Betta siamorientalis is a fairly new species belonging to the Betta splendens. Also referred to as Betta kabinburi, the name Betta siamorientalis: comes from Siam, the former name for Thailand, and Orientalis, meaning ‘of the east’ because this species lives in eastern Thailand.
This species of betta is similar to other Betta splendens within the group, but how do they differ?
Read on to find out more about this new species!
Betta Siamorientalis Summary
|Betta Siamorientalis Info|
|Common Names||Betta Kaniburi, Black Imbellis|
|Scientific Name||Betta Siamorientalis|
|Minimum Tank Size||5 gallons per fish|
|Water temperature||75° to 85°F|
|pH level||pH 6.8 to 7.4|
|Water hardness||18-215 ppm|
Betta Siamorientalis Origin
Betta siamorientalis has been found in Chachoengsao Sa Kaeo, Chon Buri, and Prachin Buri provinces in eastern Thailand. as well as one province in Cambodia that borders Sa Kaeo.
These are currently the only known regions in which Betta siamorientalis have been found.
Betta Siamorientalis Natural Habitat
Like other bettas in the splendens group, Betta siamorientalis live in slow water types such as marshes, rice paddies, ponds, canals, and more.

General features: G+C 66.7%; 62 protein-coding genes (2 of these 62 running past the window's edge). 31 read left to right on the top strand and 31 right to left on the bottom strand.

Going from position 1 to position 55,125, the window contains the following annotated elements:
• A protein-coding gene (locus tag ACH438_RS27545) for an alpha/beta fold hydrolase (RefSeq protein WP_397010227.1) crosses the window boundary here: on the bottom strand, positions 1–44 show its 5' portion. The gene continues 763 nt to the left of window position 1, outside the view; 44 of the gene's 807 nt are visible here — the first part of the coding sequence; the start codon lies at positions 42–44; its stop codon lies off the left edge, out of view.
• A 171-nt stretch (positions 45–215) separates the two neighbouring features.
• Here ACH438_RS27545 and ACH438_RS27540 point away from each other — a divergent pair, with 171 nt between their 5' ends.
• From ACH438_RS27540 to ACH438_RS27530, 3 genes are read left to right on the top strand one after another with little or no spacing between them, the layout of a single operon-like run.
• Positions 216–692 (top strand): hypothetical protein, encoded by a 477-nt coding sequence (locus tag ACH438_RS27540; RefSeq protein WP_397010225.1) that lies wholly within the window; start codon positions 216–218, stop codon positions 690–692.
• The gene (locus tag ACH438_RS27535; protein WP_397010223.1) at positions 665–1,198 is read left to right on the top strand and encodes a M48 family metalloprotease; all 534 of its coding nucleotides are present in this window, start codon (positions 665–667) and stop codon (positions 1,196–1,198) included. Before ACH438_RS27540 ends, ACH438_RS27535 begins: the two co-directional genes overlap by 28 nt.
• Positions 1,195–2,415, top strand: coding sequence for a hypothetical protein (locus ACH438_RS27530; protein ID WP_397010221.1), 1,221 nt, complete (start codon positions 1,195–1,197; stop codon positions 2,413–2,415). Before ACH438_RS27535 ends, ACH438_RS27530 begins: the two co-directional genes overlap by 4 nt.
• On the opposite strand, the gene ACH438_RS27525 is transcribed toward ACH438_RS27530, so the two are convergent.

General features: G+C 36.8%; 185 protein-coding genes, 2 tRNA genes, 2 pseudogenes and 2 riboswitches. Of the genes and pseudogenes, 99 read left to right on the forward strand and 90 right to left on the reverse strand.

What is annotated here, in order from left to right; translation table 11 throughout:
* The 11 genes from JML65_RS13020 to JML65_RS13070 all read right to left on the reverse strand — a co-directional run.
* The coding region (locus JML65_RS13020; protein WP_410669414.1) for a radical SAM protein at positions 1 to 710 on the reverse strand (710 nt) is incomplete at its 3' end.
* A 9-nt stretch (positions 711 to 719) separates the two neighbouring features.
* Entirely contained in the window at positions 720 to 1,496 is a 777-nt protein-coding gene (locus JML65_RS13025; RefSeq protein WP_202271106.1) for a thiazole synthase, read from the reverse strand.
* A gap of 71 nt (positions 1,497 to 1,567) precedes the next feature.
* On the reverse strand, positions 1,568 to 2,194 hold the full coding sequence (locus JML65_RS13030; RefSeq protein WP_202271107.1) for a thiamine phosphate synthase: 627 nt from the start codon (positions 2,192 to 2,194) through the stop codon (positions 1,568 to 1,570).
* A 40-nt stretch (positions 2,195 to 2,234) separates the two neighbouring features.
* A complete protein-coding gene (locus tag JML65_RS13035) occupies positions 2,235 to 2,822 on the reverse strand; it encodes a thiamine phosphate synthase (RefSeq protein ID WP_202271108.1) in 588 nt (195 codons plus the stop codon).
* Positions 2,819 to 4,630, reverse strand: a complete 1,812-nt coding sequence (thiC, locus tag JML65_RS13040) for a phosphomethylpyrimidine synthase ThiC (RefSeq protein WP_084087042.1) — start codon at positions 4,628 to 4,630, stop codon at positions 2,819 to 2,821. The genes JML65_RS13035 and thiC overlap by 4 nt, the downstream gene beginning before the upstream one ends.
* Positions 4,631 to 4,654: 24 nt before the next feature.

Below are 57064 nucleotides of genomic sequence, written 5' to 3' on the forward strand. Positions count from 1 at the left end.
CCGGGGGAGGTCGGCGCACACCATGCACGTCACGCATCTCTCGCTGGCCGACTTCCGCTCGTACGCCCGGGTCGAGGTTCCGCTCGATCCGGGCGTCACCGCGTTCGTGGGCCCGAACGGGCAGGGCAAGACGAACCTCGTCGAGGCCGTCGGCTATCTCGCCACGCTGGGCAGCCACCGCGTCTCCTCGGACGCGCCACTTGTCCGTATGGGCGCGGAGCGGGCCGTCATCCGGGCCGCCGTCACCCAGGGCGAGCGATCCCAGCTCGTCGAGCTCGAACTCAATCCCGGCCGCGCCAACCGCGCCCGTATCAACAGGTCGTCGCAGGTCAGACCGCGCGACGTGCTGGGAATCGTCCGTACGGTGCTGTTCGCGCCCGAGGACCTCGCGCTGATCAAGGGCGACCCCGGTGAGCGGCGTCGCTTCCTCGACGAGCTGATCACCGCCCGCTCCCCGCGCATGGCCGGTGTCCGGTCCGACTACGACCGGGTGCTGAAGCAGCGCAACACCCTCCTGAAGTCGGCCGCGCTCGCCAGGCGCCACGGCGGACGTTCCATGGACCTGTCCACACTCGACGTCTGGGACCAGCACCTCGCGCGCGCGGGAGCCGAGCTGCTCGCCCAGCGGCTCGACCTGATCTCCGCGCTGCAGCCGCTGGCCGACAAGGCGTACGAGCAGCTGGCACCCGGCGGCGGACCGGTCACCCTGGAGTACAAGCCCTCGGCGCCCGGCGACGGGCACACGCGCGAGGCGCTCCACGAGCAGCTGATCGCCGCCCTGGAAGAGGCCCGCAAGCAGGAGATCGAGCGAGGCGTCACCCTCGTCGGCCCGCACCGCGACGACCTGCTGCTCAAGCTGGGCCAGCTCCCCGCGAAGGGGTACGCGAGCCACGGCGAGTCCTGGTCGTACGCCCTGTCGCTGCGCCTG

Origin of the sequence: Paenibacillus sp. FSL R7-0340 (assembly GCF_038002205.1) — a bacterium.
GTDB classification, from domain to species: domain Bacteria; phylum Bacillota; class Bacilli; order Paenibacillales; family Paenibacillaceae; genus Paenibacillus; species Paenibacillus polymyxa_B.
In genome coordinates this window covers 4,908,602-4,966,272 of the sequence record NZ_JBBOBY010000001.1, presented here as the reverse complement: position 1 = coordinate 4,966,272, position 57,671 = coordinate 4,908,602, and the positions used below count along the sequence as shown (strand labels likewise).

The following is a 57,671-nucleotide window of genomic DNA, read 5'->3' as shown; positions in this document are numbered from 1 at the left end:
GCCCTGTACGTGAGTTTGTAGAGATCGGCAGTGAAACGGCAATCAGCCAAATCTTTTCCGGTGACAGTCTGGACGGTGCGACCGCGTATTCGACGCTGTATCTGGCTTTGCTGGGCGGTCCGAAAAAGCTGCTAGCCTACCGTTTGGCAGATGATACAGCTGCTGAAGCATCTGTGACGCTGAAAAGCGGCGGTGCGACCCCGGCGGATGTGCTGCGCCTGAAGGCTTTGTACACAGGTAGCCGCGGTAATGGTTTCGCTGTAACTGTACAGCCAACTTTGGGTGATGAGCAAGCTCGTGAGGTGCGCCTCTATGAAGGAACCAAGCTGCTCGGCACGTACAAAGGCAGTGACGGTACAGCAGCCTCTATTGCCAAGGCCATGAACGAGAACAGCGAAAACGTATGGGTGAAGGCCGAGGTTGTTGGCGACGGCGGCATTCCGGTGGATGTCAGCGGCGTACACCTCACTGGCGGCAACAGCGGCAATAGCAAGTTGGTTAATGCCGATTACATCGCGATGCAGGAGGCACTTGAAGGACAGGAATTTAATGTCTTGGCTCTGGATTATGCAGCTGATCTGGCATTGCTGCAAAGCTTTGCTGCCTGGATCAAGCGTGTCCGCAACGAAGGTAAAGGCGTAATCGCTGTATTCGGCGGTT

Betta siamorientalis can be found around thick vegetation at the water’s edge of these shallow freshwater marshes, ponds, canals, lagoons, etc…
They use plants as shelter to build their bubble nests and participate in courtship activities and mating.
Other species that live in this region with Betta siamorientalis include Anabas testudineus – climbing perch, Trichopodus Trichopterus, the Three-spot gourami, and Monopterus Albus.
The Asian swamp eel, Trichopsis Vittata, the Croaking gourami, Macrognathus siamensis, the peacock eel, Lepidocephalichthys hasselti, the Cobtid loach, Pangio anguillaris, Longfin loach have also been discovered in this region.
Betta Siamorientalis Appearance
Betta siamorientalis appears similar to other Betta splendens but has a specific combination of characters that make it different. They typically have a dark brown to black body, black opercle, and two parallel red vertical bars.
They also have red patches on their opercle, caudal fins with a red crescent and a black edge, a black pelvic fin, red on the base of the pelvic fin, and a white tip.
They grow to a maximum size of 2.3 inches in length.
The Differences Between Males and Females
Like other Betta splendens, males tend to be more colorful than females. Males also develop fins that are larger and more extensive.
Betta siamorientalis vs Betta imbellis
Betta siamorientalis looks very similar to Betta imbellis, so much so that it is known as the “black imbellis” due to its black body color.
Betta siamorientalis is included in the Betta splendens and has similar characteristics like a brightly colored body, slender body, red or brown caudal fins, and more.
Betta Siamorientalis Lifespan